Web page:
Ina Opperman
Business Journalist
2 minute read
30 Sep 2020
3:53 pm

‘No new law needed for expropriation’ – BLSA and FMF

Ina Opperman

Government has failed, not the Constitution, and until this is recognised, no Amendment Bill will solve the land problem, BLSA's CEO argued.

Photo: Lloyd Phillips

Business Leadership SA (BLSA) and the Free Market Foundation (FMF) say government’s rhetoric about land reform must match its actual intentions, otherwise the public is being deceived. They also believe that “the draft Constitution Eighteenth Amendment Bill, 2019, is problematic in its intentions and unconstitutional in its effect”.

BLSA and the FMF participated in a webinar on Wednesday on expropriation without compensation. “Blaming the Constitution for government failure to act on land reform is absurd and yet this is exactly what the Section 25 Amendment Bill is doing,” Busi Mavuso, CEO of BLSA said.

The ad hoc committee was criticised because it stated that the financial consequences of adopting the Amendment Bill will be “none” for the State and did not publish a socio-economic impact assessment (SEIA).

Martin van Staden, head of legal (policy and research) at the FMF, said the preamble to the Amendment Bill emphasises the fundamental importance of property ownership, but the amendment itself undermines the institution of ownership.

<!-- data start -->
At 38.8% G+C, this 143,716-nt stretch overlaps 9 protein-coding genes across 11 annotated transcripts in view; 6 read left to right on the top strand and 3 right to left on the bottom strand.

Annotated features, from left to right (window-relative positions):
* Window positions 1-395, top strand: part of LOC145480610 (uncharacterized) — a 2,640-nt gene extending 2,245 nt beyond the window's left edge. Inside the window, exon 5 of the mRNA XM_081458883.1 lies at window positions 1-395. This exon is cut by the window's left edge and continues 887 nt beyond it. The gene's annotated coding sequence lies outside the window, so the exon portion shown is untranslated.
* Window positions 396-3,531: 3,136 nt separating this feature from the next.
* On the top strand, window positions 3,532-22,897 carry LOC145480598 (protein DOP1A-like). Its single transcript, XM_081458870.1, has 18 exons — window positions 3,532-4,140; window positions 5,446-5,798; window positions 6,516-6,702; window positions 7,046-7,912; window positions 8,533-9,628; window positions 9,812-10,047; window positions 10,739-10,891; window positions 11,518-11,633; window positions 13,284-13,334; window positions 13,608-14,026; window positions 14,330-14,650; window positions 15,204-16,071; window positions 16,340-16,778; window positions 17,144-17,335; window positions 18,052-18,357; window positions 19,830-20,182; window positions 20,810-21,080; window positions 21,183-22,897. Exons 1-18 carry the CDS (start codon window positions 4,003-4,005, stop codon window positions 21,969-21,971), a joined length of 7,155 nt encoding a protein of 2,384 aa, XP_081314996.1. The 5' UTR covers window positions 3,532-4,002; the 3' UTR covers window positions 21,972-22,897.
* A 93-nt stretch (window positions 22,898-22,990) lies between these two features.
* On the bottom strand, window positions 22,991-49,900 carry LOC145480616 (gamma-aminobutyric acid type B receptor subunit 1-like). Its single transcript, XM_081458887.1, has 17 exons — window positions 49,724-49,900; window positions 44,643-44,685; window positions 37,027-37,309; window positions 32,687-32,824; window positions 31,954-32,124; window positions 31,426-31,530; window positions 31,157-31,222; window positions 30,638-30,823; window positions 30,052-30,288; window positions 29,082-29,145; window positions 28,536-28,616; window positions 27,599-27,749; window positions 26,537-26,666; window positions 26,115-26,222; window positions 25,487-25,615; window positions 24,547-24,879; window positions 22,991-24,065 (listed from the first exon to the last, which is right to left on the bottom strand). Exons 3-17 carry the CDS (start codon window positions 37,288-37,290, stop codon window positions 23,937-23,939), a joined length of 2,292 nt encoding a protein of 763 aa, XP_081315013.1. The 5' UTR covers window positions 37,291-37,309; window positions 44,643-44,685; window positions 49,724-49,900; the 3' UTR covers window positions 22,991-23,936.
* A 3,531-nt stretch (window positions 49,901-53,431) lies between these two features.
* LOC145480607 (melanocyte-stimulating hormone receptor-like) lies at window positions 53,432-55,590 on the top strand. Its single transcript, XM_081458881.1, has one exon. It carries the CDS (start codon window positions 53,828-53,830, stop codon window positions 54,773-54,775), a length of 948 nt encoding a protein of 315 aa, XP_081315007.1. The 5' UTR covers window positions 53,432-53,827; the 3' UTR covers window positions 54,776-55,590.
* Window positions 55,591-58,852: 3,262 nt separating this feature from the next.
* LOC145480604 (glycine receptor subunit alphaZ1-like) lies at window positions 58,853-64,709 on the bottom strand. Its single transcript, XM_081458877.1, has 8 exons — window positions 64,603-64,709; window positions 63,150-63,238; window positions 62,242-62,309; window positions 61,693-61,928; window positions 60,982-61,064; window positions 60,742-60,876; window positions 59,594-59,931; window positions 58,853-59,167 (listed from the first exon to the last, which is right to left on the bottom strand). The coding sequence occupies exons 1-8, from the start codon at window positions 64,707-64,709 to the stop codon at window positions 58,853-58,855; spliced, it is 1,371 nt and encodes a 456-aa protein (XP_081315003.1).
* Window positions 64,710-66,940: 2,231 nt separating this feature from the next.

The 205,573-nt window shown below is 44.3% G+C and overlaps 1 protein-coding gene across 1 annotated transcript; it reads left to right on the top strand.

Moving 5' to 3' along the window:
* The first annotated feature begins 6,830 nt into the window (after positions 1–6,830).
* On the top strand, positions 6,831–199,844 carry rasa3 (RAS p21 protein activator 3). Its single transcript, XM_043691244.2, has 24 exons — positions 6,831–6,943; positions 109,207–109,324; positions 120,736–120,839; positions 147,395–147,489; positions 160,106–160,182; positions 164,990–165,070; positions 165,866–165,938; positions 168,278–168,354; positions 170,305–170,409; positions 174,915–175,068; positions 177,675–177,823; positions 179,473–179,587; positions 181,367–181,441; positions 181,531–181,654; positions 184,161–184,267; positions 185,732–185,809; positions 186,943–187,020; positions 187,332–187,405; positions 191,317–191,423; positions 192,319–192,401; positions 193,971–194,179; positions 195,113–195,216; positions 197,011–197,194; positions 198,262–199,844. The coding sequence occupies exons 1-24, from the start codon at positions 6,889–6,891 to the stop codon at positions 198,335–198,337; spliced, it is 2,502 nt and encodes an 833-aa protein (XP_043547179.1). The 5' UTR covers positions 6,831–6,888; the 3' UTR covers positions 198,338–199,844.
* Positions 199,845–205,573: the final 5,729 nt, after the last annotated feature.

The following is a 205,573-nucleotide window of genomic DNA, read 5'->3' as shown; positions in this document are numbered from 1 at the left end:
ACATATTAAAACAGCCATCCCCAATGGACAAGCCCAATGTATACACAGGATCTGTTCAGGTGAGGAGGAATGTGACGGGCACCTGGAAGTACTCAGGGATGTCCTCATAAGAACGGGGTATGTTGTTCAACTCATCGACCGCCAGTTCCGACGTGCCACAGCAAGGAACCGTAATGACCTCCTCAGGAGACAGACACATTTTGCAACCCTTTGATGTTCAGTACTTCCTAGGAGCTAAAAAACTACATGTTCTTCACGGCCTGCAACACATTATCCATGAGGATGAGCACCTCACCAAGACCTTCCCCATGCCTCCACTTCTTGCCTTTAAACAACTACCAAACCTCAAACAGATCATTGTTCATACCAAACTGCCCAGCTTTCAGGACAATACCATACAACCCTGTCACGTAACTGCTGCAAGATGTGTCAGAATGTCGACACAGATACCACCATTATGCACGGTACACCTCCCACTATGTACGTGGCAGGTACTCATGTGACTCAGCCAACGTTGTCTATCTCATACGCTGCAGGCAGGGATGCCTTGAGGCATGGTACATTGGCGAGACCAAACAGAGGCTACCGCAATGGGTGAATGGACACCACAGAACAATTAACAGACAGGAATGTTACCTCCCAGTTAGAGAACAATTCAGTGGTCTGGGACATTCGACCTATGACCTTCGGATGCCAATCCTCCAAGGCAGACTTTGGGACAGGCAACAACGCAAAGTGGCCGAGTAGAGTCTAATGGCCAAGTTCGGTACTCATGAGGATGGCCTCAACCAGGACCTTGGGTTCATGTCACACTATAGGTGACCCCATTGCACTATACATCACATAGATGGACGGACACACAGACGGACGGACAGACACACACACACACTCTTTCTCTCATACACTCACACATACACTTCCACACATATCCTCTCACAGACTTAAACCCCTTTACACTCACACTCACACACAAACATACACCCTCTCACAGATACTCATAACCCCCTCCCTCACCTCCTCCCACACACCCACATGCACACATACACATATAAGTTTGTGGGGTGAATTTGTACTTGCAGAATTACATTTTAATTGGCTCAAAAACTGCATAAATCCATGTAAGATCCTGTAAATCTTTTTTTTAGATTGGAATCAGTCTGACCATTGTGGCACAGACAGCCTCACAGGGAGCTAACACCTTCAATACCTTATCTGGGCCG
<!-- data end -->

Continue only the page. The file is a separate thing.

“The requirement to pay compensation when property is expropriated is an essential safeguard for the human dignity, economic interests, and personal liberty of property owners. If this is removed, security of ownership is lost and with it foreign and local investment confidence. As a democratic nation founded on the rule of law, we should strengthen ownership, not weaken it.”

According to Temba A Nolutshungu, FMF director, “The country risks repeating the mistakes of the past – and is not alleviating any economic problems. Expropriation without compensation is unheard of among the open and democratic societies around the world and every country that has attempted this, has become a poor, repressive society.”

Van Staden emphasised that the Constitution already makes ample provision for substantive land reform.

“Amending the Bill of Rights to satisfy a current political agenda sets a dangerous precedent for future generations. The notion of expropriation without compensation offends the doctrine of constitutionalism.”

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